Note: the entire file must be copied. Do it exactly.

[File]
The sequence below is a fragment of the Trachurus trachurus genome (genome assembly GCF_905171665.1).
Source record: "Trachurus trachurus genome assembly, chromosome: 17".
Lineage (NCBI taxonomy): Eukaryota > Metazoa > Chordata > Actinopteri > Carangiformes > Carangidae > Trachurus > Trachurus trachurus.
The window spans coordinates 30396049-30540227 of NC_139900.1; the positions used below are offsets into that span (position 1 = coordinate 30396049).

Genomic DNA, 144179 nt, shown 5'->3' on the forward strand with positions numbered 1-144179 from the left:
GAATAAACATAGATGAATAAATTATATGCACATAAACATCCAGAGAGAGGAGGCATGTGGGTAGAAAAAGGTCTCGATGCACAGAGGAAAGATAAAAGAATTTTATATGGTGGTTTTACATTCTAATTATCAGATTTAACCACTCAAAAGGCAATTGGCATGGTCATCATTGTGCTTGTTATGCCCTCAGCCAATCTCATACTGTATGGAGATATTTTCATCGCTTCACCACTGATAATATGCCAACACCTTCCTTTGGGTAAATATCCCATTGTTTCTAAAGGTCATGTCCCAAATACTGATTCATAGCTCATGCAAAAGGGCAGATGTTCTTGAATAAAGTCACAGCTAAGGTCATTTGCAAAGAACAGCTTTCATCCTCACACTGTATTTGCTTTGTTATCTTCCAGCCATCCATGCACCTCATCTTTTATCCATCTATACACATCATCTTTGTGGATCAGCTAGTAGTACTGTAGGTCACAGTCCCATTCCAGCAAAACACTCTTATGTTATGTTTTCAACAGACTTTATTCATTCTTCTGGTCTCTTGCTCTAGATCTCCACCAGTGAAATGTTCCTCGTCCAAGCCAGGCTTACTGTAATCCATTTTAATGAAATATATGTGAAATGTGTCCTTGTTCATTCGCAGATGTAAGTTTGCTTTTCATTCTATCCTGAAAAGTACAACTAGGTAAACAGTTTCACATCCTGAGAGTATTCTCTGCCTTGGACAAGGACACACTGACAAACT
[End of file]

The sequence below is a fragment of the Trachurus trachurus genome (genome assembly GCF_905171665.1).
Source record: "Trachurus trachurus genome assembly, chromosome: 17".
Lineage (NCBI taxonomy): Eukaryota > Metazoa > Chordata > Actinopteri > Carangiformes > Carangidae > Trachurus > Trachurus trachurus.
The window spans coordinates 30396049-30540227 of NC_139900.1; the positions used below are offsets into that span (position 1 = coordinate 30396049).

Genomic DNA, 144179 nt, shown 5'->3' on the forward strand with positions numbered 1-144179 from the left:
GAATAAACATAGATGAATAAATTATATGCACATAAACATCCAGAGAGAGGAGGCATGTGGGTAGAAAAAGGTCTCGATGCACAGAGGAAAGATAAAAGAATTTTATATGGTGGTTTTACATTCTAATTATCAGATTTAACCACTCAAAAGGCAATTGGCATGGTCATCATTGTGCTTGTTATGCCCTCAGCCAATCTCATACTGTATGGAGATATTTTCATCGCTTCACCACTGATAATATGCCAACACCTTCCTTTGGGTAAATATCCCATTGTTTCTAAAGGTCATGTCCCAAATACTGATTCATAGCTCATGCAAAAGGGCAGATGTTCTTGAATAAAGTCACAGCTAAGGTCATTTGCAAAGAACAGCTTTCATCCTCACACTGTATTTGCTTTGTTATCTTCCAGCCATCCATGCACCTCATCTTTTATCCATCTATACACATCATCTTTGTGGATCAGCTAGTAGTACTGTAGGTCACAGTCCCATTCCAGCAAAACACTCTTATGTTATGTTTTCAACAGACTTTATTCATTCTTCTGGTCTCTTGCTCTAGATCTCCACCAGTGAAATGTTCCTCGTCCAAGCCAGGCTTACTGTAATCCATTTTAATGAAATATATGTGAAATGTGTCCTTGTTCATTCGCAGATGTAAGTTTGCTTTTCATTCTATCCTGAAAAGTACAACTAGGTAAACAGTTTCACATCCTGAGAGTATTCTCTGCCTTGGACAAGGACACACTGACAAACT